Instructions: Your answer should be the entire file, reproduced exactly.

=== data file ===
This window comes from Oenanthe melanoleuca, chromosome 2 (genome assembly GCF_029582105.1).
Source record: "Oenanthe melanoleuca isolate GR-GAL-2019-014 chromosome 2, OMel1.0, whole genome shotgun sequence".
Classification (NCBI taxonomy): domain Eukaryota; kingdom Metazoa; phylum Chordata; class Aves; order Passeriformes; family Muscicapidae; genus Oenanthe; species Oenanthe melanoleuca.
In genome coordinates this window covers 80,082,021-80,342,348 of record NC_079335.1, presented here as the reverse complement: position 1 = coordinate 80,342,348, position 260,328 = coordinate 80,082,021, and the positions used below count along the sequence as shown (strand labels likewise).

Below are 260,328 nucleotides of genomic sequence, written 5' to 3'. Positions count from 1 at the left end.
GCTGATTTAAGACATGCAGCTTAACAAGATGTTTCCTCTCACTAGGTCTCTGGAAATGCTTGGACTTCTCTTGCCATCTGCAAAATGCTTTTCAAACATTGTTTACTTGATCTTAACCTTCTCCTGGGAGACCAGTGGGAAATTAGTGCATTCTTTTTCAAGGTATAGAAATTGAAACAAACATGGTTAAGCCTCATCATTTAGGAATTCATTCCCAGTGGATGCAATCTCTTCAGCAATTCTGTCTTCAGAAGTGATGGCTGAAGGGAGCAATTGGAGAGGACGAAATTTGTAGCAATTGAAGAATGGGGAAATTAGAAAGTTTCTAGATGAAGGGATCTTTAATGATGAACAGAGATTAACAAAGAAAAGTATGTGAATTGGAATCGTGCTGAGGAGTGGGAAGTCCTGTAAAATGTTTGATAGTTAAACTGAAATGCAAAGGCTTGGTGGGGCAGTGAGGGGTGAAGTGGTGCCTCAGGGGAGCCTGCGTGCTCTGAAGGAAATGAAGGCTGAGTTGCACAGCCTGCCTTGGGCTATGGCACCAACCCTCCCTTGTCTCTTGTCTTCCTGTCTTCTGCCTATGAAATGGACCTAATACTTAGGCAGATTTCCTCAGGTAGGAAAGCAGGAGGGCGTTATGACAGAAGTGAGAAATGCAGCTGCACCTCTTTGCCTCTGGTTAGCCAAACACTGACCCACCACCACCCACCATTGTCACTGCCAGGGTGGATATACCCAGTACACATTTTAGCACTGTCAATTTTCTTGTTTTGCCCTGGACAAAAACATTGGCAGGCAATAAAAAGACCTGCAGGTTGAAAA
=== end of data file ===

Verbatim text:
This window comes from Oenanthe melanoleuca, chromosome 2 (genome assembly GCF_029582105.1).
Source record: "Oenanthe melanoleuca isolate GR-GAL-2019-014 chromosome 2, OMel1.0, whole genome shotgun sequence".
Classification (NCBI taxonomy): domain Eukaryota; kingdom Metazoa; phylum Chordata; class Aves; order Passeriformes; family Muscicapidae; genus Oenanthe; species Oenanthe melanoleuca.
In genome coordinates this window covers 80,082,021-80,342,348 of record NC_079335.1, presented here as the reverse complement: position 1 = coordinate 80,342,348, position 260,328 = coordinate 80,082,021, and the positions used below count along the sequence as shown (strand labels likewise).

Below are 260,328 nucleotides of genomic sequence, written 5' to 3'. Positions count from 1 at the left end.
GCTGATTTAAGACATGCAGCTTAACAAGATGTTTCCTCTCACTAGGTCTCTGGAAATGCTTGGACTTCTCTTGCCATCTGCAAAATGCTTTTCAAACATTGTTTACTTGATCTTAACCTTCTCCTGGGAGACCAGTGGGAAATTAGTGCATTCTTTTTCAAGGTATAGAAATTGAAACAAACATGGTTAAGCCTCATCATTTAGGAATTCATTCCCAGTGGATGCAATCTCTTCAGCAATTCTGTCTTCAGAAGTGATGGCTGAAGGGAGCAATTGGAGAGGACGAAATTTGTAGCAATTGAAGAATGGGGAAATTAGAAAGTTTCTAGATGAAGGGATCTTTAATGATGAACAGAGATTAACAAAGAAAAGTATGTGAATTGGAATCGTGCTGAGGAGTGGGAAGTCCTGTAAAATGTTTGATAGTTAAACTGAAATGCAAAGGCTTGGTGGGGCAGTGAGGGGTGAAGTGGTGCCTCAGGGGAGCCTGCGTGCTCTGAAGGAAATGAAGGCTGAGTTGCACAGCCTGCCTTGGGCTATGGCACCAACCCTCCCTTGTCTCTTGTCTTCCTGTCTTCTGCCTATGAAATGGACCTAATACTTAGGCAGATTTCCTCAGGTAGGAAAGCAGGAGGGCGTTATGACAGAAGTGAGAAATGCAGCTGCACCTCTTTGCCTCTGGTTAGCCAAACACTGACCCACCACCACCCACCATTGTCACTGCCAGGGTGGATATACCCAGTACACATTTTAGCACTGTCAATTTTCTTGTTTTGCCCTGGACAAAAACATTGGCAGGCAATAAAAAGACCTGCAGGTTGAAAA